Charles Munger, a "97-year-old billionaire-investor turned amateur-architect" gave $200 million to the University of California Santa Barbara on one condition: that no one could change his blueprints for a "11-story, 1.68-million-square-foot structure that would house up to 4,500 students, 94 percent of whom would not have windows in their small, single-occupancy bedrooms," reports The Independent. A prominent consulting architect named Dennis McFadden who has been on the UCSB Design Review Committee for 15 years resigned in protest, calling Munger Hall "unsupportable from my perspective as an architect, a parent, and a human being."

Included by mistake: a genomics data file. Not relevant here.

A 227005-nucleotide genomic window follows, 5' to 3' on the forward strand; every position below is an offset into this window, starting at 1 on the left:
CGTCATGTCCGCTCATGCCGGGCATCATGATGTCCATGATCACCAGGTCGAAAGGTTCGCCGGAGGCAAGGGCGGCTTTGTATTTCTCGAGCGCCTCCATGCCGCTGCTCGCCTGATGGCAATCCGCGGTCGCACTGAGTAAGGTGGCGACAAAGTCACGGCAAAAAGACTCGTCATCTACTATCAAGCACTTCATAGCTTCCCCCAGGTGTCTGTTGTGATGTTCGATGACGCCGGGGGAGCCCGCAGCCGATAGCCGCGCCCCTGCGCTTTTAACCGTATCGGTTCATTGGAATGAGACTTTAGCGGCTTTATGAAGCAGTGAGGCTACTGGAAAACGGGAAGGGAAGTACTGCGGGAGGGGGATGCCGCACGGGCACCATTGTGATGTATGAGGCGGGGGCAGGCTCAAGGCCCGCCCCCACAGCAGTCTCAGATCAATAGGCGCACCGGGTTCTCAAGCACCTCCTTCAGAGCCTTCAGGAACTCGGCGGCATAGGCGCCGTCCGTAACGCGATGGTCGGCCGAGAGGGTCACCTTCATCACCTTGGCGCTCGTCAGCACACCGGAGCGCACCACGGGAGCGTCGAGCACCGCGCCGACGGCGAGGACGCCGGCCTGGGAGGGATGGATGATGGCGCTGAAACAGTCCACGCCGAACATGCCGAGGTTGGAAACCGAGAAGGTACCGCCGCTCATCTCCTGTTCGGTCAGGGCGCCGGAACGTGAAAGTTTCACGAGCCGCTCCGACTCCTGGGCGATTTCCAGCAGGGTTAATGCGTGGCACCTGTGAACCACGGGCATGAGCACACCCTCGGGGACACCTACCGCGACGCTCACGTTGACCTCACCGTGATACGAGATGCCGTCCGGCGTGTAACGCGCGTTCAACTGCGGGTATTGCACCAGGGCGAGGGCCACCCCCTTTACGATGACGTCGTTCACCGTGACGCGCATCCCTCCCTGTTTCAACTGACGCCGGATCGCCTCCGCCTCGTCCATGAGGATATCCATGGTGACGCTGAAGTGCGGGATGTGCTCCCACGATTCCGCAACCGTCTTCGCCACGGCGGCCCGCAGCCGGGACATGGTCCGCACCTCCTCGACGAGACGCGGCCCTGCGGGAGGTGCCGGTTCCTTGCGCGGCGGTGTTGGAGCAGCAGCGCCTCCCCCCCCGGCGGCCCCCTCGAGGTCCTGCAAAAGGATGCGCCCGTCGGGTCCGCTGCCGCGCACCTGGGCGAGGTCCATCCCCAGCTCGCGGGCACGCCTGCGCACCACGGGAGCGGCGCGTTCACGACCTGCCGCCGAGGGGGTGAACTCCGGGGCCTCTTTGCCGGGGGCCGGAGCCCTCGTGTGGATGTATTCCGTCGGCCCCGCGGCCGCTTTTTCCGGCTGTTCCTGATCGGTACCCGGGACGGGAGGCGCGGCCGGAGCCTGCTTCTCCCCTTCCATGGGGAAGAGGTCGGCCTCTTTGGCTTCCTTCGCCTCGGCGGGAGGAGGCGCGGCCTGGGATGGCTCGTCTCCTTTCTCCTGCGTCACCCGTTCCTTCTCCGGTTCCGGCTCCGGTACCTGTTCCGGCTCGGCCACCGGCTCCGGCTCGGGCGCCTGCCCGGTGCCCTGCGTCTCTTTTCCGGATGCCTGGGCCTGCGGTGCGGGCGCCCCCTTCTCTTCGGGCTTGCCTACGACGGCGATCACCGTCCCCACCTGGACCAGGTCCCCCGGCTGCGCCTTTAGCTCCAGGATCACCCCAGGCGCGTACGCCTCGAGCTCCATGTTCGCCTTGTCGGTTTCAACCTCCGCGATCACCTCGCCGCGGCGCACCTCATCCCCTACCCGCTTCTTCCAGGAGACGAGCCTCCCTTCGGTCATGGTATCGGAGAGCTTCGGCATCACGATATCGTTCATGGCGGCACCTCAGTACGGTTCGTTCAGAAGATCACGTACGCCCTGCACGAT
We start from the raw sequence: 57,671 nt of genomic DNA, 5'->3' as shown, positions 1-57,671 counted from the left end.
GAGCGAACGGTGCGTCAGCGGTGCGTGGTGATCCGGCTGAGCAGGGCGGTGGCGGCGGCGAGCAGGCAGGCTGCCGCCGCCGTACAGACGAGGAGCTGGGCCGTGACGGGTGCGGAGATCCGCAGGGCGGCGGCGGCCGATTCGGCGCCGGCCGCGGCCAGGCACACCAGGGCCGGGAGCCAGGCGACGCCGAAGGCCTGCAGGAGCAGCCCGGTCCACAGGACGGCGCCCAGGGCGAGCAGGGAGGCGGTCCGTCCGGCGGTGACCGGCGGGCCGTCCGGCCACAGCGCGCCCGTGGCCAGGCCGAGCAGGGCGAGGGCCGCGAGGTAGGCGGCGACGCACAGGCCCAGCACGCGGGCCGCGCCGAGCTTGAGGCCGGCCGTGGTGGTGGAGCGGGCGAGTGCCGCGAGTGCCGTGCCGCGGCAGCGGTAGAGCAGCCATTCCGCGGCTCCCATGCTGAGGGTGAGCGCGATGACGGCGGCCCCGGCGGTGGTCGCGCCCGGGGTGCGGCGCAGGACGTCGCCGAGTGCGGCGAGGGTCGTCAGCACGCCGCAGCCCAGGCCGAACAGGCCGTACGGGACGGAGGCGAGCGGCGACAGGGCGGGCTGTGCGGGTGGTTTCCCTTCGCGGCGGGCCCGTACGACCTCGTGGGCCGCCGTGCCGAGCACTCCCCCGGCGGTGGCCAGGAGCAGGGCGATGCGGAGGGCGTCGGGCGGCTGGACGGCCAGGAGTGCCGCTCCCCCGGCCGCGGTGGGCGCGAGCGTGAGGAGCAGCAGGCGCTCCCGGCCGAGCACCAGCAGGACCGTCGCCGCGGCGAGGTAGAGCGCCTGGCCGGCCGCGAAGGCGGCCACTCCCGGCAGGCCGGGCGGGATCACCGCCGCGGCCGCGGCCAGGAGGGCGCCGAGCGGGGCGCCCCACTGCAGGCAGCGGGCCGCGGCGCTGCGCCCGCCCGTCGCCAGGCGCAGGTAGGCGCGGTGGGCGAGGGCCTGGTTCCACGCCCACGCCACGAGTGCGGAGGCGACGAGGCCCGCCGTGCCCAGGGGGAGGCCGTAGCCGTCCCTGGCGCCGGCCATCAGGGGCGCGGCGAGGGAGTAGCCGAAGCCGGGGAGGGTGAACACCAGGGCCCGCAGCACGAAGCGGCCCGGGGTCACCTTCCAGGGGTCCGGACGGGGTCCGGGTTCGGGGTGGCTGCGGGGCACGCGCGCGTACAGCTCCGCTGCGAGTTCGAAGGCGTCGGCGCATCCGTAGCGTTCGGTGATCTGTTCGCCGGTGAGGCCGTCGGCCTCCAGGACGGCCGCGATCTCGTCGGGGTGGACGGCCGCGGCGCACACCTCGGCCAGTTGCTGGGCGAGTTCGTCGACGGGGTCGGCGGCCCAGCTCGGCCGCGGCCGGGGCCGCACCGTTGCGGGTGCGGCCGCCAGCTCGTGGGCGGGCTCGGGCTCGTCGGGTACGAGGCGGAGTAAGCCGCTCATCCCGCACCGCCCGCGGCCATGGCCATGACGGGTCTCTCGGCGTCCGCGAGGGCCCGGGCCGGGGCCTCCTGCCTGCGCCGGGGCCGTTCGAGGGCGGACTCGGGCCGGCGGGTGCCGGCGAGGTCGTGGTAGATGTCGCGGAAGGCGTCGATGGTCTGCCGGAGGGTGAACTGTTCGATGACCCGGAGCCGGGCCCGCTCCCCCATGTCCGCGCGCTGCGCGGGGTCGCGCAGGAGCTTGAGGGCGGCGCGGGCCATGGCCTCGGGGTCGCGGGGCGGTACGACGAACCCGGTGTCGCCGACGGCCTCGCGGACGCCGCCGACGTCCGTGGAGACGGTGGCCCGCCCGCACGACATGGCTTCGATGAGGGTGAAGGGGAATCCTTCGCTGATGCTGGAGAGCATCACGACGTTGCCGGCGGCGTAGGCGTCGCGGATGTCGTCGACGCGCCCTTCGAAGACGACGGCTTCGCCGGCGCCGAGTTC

McFadden disagreed sharply with what the university has described as "Charlie's Vision" for the benefits of a "close-knit" living experience. "An ample body of documented evidence shows that interior environments with access to natural light, air, and views to nature improve both the physical and mental wellbeing of occupants," he wrote. "The Munger Hall design ignores this evidence and seems to take the position that it doesn't matter."
So far, McFadden continued, the university has not offered any research or data to justify the unprecedented departure from normal student housing standards, historical trends, and basic sustainability principles. "Rather," he said, "as the 'vision' of a single donor, the building is a social and psychological experiment with an unknown impact on the lives and personal development of the undergraduates the university serves."